If you grow a layered structure, you want the layers to be exactly as you have deposited them. In particular, you don't want atoms to diffuse into other layers so that the sharp boundary of layers with different compositions becomes smeared out, changing the electronic properties of the material. That is where a good understanding of diffusion processes are necessary: controlling diffusion means controlling the composition of the compound. In this section, a very short derivation of the equation modeling diffusion in general is derived, followed by a description of methods to measure diffusion and finally, a wideley used phenomenological model for fitting real-life data of diffusion will be presented.
Suppose we have a lattice with atoms which can sit on the lattice sites. Let the concentration of atoms of a certain species in the crystal at position and time be . We want to know how the concentration at time . Let the probability that an atom at position will jump to be given by the function (or jump back in the othe other direction if the number is negative). Of course there is mass conservation so the probability that all the atoms are somewhere on the crystal lattice is 1 at all times, so . is a probability distribution function. Now we can express the new concentration at position and time in terms of the old one and the distribution:
let's consider this equation in one dimension first for simplicity. We can expand it in and so that we obtain
Now as explained before, is a probability distribution function and for is an weighted average. Of course, for a distribution not subject to an external force since it the probability should be (on average) evenly distributed over the solid angles. So in terms of this new average notation and this remark, the expansion of upto second order derivatives becomes
we define the diffusion coefficient
with physical dimension area per unit time. We generalise the above differential equation to three dimensions, noting that we can always define the coordinates in such a way that mixed partial derivatives do not occur. The final result is:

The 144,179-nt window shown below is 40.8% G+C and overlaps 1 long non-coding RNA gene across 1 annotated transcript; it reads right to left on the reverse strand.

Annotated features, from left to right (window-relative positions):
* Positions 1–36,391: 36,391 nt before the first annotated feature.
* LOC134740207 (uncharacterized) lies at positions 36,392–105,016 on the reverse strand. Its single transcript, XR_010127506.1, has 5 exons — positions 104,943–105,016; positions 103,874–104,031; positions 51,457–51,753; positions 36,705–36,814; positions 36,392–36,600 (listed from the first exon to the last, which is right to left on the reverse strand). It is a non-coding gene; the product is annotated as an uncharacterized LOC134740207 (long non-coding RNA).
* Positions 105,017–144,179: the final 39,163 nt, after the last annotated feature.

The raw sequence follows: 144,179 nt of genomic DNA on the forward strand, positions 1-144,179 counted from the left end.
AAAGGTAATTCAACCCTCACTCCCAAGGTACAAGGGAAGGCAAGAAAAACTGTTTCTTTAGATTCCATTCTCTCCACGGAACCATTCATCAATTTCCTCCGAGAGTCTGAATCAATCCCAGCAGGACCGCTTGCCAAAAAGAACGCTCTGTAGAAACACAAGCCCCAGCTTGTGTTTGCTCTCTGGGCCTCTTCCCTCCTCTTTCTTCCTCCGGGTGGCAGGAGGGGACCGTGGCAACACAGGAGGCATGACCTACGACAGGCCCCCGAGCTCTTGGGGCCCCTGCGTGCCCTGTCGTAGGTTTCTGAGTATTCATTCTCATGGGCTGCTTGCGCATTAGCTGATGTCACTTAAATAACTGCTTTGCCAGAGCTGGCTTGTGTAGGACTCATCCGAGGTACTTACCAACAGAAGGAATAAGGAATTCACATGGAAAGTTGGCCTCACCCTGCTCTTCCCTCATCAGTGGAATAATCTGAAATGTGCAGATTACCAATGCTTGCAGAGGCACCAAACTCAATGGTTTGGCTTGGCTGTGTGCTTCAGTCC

This equation is known as the linear diffusion equation and solving it with the initial concentration distribution and diffusion constant predicts the concentration distribution in time.
The next step is of course how to measure the diffusion constant. One can, for instance, do neutron scattering or X-ray (see the measurement techniques section). From first-order scattering theory, one knows that the obtained intensity of whatever wave is used is proportional to the square of the concentration (or density). The most general solution of the diffusion equation can be expressed in terms of a Fourier series
with where is the n-th diffraction Bragg peak order, the wavelength of the particle/wave used and a phase factor. As stated before so inserting the Fourier series in the diffusion equation yields
or, in terms of the diffusion coefficient,
So the diffusion coefficient can be extracted from measured data using this formula.
Of course, D depends on temperature as well as on strain. To express this dependence, one uses the phenomenological Arrhenius relation
one fits this model to a dataset and and are extracted providing a model which can be used for intrapolation or extrapolation outside the known temperature or strain range.
It is basically a Boltzmann factor where is the activation energy for diffusion to occur (the energy), a prefactor for the strain energy and the strain. is the saturation value of the diffusion.